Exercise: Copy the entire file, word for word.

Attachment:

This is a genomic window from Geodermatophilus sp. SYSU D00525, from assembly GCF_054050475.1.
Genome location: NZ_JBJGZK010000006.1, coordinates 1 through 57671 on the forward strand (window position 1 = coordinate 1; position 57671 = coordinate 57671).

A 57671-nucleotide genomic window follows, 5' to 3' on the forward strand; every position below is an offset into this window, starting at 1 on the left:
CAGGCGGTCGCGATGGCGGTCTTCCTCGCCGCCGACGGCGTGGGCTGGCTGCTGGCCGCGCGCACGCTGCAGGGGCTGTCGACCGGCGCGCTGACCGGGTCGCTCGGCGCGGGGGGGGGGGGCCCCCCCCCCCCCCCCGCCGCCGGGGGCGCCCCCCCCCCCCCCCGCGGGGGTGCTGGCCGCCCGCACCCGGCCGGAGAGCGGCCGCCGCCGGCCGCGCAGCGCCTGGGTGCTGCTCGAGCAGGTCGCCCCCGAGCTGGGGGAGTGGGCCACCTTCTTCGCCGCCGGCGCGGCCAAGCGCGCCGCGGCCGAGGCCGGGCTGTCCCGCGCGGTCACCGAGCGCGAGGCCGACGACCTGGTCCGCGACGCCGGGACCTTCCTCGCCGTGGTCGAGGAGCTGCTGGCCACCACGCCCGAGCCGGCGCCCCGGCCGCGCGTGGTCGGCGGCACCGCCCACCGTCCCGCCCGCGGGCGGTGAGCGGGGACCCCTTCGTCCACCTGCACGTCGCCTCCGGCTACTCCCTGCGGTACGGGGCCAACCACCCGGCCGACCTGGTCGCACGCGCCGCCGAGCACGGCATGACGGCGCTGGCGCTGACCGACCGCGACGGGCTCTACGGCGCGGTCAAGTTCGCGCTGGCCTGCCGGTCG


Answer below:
This is a genomic window from Geodermatophilus sp. SYSU D00525, from assembly GCF_054050475.1.
Genome location: NZ_JBJGZK010000006.1, coordinates 1 through 57671 on the forward strand (window position 1 = coordinate 1; position 57671 = coordinate 57671).

A 57671-nucleotide genomic window follows, 5' to 3' on the forward strand; every position below is an offset into this window, starting at 1 on the left:
CAGGCGGTCGCGATGGCGGTCTTCCTCGCCGCCGACGGCGTGGGCTGGCTGCTGGCCGCGCGCACGCTGCAGGGGCTGTCGACCGGCGCGCTGACCGGGTCGCTCGGCGCGGGGGGGGGGGGCCCCCCCCCCCCCCCCGCCGCCGGGGGCGCCCCCCCCCCCCCCCGCGGGGGTGCTGGCCGCCCGCACCCGGCCGGAGAGCGGCCGCCGCCGGCCGCGCAGCGCCTGGGTGCTGCTCGAGCAGGTCGCCCCCGAGCTGGGGGAGTGGGCCACCTTCTTCGCCGCCGGCGCGGCCAAGCGCGCCGCGGCCGAGGCCGGGCTGTCCCGCGCGGTCACCGAGCGCGAGGCCGACGACCTGGTCCGCGACGCCGGGACCTTCCTCGCCGTGGTCGAGGAGCTGCTGGCCACCACGCCCGAGCCGGCGCCCCGGCCGCGCGTGGTCGGCGGCACCGCCCACCGTCCCGCCCGCGGGCGGTGAGCGGGGACCCCTTCGTCCACCTGCACGTCGCCTCCGGCTACTCCCTGCGGTACGGGGCCAACCACCCGGCCGACCTGGTCGCACGCGCCGCCGAGCACGGCATGACGGCGCTGGCGCTGACCGACCGCGACGGGCTCTACGGCGCGGTCAAGTTCGCGCTGGCCTGCCGGTCG